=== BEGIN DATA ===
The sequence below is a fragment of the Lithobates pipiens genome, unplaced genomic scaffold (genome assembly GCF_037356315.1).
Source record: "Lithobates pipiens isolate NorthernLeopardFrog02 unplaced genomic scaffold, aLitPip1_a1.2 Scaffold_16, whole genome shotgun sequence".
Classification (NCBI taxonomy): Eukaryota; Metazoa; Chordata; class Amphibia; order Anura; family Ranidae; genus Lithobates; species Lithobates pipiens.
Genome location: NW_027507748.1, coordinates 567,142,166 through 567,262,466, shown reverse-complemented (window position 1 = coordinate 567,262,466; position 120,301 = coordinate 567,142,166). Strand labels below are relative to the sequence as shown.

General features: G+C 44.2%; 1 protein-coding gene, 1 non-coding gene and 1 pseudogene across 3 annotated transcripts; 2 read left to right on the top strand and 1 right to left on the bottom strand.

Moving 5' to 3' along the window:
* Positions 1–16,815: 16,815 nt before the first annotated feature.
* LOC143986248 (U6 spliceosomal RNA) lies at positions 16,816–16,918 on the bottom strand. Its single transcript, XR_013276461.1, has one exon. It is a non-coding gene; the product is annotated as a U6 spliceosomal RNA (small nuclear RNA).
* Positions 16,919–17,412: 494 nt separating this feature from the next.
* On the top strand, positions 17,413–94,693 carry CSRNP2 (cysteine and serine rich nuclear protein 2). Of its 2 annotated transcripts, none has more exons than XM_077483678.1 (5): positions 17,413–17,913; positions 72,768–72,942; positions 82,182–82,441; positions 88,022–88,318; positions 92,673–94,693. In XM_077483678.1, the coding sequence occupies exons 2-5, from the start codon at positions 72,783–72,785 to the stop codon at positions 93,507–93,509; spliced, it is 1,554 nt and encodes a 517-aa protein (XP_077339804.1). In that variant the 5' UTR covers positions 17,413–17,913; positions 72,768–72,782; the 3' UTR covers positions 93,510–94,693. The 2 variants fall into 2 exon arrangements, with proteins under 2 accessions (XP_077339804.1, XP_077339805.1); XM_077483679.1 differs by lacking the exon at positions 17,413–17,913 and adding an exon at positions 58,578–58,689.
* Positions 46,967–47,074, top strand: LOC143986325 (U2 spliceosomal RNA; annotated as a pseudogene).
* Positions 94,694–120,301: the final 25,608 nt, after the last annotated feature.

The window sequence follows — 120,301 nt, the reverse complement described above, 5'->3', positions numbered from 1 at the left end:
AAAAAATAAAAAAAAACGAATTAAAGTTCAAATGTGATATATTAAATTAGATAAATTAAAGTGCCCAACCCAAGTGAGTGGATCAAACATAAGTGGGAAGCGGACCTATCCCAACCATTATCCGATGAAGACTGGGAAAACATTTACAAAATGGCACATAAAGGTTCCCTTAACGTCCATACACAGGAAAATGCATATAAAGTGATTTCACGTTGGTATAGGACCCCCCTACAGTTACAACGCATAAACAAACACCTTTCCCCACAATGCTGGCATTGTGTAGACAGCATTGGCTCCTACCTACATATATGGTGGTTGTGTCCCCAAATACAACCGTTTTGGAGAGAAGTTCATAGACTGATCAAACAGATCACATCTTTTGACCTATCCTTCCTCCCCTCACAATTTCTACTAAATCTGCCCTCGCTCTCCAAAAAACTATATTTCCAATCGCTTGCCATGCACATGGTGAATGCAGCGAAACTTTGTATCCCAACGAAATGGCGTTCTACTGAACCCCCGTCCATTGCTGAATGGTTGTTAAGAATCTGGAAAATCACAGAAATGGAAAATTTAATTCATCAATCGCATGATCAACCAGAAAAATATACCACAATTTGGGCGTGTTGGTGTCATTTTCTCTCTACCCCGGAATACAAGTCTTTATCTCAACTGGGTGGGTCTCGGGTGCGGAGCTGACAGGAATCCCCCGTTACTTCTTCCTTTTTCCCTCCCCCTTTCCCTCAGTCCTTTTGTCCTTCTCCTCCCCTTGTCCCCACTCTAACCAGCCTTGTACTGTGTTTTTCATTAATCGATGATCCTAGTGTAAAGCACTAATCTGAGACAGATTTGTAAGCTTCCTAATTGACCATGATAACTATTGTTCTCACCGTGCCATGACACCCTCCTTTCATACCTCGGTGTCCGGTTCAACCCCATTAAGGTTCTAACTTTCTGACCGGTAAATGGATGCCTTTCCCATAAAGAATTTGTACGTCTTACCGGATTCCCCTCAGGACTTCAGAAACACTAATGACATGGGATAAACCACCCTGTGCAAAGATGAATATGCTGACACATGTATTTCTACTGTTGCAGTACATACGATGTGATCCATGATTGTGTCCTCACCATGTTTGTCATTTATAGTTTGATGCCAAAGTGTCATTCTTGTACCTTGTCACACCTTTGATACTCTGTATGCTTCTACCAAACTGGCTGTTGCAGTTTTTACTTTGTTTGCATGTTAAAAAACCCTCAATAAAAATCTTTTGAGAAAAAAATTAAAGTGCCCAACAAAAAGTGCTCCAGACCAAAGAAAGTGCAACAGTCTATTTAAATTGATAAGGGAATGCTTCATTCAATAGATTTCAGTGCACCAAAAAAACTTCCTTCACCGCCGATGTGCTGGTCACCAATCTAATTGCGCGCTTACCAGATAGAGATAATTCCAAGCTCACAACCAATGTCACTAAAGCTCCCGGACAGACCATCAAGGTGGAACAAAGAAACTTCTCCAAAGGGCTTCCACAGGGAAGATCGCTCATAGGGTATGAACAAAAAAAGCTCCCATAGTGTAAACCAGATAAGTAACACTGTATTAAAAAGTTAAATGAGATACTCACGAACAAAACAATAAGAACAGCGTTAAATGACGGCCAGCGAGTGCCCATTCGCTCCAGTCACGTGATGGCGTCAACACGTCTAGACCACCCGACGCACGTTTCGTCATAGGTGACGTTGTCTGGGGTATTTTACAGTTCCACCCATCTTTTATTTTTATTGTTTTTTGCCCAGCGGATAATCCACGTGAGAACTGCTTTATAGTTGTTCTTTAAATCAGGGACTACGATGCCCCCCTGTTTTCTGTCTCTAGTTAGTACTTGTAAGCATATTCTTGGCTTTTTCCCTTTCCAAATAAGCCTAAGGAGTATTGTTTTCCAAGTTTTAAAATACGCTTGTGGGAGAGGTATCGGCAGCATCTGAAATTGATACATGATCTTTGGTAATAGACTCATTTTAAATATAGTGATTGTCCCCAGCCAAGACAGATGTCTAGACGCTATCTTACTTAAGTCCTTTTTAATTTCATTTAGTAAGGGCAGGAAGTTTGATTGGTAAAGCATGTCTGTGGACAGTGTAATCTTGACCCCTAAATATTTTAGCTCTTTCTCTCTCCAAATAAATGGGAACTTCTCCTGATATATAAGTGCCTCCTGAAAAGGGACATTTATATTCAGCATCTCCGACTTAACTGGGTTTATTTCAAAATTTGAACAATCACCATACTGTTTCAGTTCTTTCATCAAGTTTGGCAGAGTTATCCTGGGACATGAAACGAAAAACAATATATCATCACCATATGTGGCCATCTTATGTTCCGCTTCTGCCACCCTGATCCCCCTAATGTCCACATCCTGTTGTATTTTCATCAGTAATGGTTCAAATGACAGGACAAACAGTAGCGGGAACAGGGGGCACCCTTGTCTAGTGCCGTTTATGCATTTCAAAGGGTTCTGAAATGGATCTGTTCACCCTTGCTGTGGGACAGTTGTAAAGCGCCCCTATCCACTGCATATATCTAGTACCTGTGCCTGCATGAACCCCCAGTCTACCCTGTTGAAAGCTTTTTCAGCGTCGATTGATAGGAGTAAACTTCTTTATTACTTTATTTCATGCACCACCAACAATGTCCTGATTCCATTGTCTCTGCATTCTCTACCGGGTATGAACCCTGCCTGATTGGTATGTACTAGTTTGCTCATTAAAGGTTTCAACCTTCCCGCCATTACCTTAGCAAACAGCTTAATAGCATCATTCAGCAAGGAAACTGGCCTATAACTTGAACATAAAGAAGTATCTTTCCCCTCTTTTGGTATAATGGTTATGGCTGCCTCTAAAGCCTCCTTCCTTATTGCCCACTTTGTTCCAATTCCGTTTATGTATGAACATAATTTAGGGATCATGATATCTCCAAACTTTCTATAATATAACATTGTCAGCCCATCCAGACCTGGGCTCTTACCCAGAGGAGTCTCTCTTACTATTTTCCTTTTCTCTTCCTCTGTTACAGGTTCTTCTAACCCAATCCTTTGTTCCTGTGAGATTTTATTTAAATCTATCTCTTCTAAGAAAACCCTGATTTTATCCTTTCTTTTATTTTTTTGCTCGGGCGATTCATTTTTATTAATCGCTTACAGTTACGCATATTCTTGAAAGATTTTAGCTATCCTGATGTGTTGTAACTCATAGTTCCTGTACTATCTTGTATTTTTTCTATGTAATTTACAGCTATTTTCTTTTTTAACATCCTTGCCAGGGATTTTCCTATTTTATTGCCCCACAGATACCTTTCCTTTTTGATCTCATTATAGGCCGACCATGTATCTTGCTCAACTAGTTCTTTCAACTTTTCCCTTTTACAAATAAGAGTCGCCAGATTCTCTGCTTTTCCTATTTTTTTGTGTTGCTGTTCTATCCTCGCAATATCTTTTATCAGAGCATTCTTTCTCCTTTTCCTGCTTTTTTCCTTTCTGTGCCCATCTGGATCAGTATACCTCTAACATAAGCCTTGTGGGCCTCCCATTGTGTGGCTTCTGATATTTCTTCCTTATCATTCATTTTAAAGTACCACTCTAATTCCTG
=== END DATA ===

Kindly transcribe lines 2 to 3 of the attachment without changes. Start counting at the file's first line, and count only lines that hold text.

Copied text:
Source record: "Lithobates pipiens isolate NorthernLeopardFrog02 unplaced genomic scaffold, aLitPip1_a1.2 Scaffold_16, whole genome shotgun sequence".
Classification (NCBI taxonomy): Eukaryota; Metazoa; Chordata; class Amphibia; order Anura; family Ranidae; genus Lithobates; species Lithobates pipiens.